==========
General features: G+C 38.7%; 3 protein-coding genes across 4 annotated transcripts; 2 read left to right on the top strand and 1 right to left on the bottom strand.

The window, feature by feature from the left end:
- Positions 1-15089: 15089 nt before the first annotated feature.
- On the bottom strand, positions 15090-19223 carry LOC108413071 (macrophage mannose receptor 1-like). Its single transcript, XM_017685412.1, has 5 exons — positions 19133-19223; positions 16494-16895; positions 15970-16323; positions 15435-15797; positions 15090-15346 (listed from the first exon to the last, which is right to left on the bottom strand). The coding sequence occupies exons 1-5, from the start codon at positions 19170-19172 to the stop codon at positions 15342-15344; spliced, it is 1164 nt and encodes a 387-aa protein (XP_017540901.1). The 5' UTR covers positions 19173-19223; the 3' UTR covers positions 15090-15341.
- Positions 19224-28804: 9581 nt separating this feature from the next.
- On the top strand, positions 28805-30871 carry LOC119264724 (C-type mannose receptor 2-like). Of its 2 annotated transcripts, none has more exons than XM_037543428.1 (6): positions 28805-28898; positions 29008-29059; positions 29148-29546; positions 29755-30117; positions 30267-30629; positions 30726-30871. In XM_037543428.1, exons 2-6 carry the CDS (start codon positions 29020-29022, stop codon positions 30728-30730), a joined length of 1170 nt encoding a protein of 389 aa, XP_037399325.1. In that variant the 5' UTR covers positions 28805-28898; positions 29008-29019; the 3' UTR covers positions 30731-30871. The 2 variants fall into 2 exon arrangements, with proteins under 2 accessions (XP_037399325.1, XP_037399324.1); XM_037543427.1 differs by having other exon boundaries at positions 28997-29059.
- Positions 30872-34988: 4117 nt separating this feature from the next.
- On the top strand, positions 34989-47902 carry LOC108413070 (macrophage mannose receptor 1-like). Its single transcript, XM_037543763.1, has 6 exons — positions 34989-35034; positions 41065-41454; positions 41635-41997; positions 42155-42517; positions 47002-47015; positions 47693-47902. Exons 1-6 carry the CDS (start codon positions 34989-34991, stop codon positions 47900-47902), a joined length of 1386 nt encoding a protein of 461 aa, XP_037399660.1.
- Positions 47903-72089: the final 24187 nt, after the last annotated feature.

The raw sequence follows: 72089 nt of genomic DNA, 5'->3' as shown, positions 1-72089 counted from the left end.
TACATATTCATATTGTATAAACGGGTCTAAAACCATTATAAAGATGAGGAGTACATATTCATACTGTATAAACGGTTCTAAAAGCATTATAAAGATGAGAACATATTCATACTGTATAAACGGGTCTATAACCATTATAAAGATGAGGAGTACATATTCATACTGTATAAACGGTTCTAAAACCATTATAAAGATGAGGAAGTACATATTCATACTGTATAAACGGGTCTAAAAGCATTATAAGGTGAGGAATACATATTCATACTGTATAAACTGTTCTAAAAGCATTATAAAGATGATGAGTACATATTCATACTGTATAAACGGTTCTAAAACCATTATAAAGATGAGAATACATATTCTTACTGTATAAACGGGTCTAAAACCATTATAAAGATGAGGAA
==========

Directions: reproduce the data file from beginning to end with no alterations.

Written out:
General features: G+C 38.7%; 3 protein-coding genes across 4 annotated transcripts; 2 read left to right on the top strand and 1 right to left on the bottom strand.

The window, feature by feature from the left end:
- Positions 1-15089: 15089 nt before the first annotated feature.
- On the bottom strand, positions 15090-19223 carry LOC108413071 (macrophage mannose receptor 1-like). Its single transcript, XM_017685412.1, has 5 exons — positions 19133-19223; positions 16494-16895; positions 15970-16323; positions 15435-15797; positions 15090-15346 (listed from the first exon to the last, which is right to left on the bottom strand). The coding sequence occupies exons 1-5, from the start codon at positions 19170-19172 to the stop codon at positions 15342-15344; spliced, it is 1164 nt and encodes a 387-aa protein (XP_017540901.1). The 5' UTR covers positions 19173-19223; the 3' UTR covers positions 15090-15341.
- Positions 19224-28804: 9581 nt separating this feature from the next.
- On the top strand, positions 28805-30871 carry LOC119264724 (C-type mannose receptor 2-like). Of its 2 annotated transcripts, none has more exons than XM_037543428.1 (6): positions 28805-28898; positions 29008-29059; positions 29148-29546; positions 29755-30117; positions 30267-30629; positions 30726-30871. In XM_037543428.1, exons 2-6 carry the CDS (start codon positions 29020-29022, stop codon positions 30728-30730), a joined length of 1170 nt encoding a protein of 389 aa, XP_037399325.1. In that variant the 5' UTR covers positions 28805-28898; positions 29008-29019; the 3' UTR covers positions 30731-30871. The 2 variants fall into 2 exon arrangements, with proteins under 2 accessions (XP_037399325.1, XP_037399324.1); XM_037543427.1 differs by having other exon boundaries at positions 28997-29059.
- Positions 30872-34988: 4117 nt separating this feature from the next.
- On the top strand, positions 34989-47902 carry LOC108413070 (macrophage mannose receptor 1-like). Its single transcript, XM_037543763.1, has 6 exons — positions 34989-35034; positions 41065-41454; positions 41635-41997; positions 42155-42517; positions 47002-47015; positions 47693-47902. Exons 1-6 carry the CDS (start codon positions 34989-34991, stop codon positions 47900-47902), a joined length of 1386 nt encoding a protein of 461 aa, XP_037399660.1.
- Positions 47903-72089: the final 24187 nt, after the last annotated feature.

The raw sequence follows: 72089 nt of genomic DNA, 5'->3' as shown, positions 1-72089 counted from the left end.
TACATATTCATATTGTATAAACGGGTCTAAAACCATTATAAAGATGAGGAGTACATATTCATACTGTATAAACGGTTCTAAAAGCATTATAAAGATGAGAACATATTCATACTGTATAAACGGGTCTATAACCATTATAAAGATGAGGAGTACATATTCATACTGTATAAACGGTTCTAAAACCATTATAAAGATGAGGAAGTACATATTCATACTGTATAAACGGGTCTAAAAGCATTATAAGGTGAGGAATACATATTCATACTGTATAAACTGTTCTAAAAGCATTATAAAGATGATGAGTACATATTCATACTGTATAAACGGTTCTAAAACCATTATAAAGATGAGAATACATATTCTTACTGTATAAACGGGTCTAAAACCATTATAAAGATGAGGAA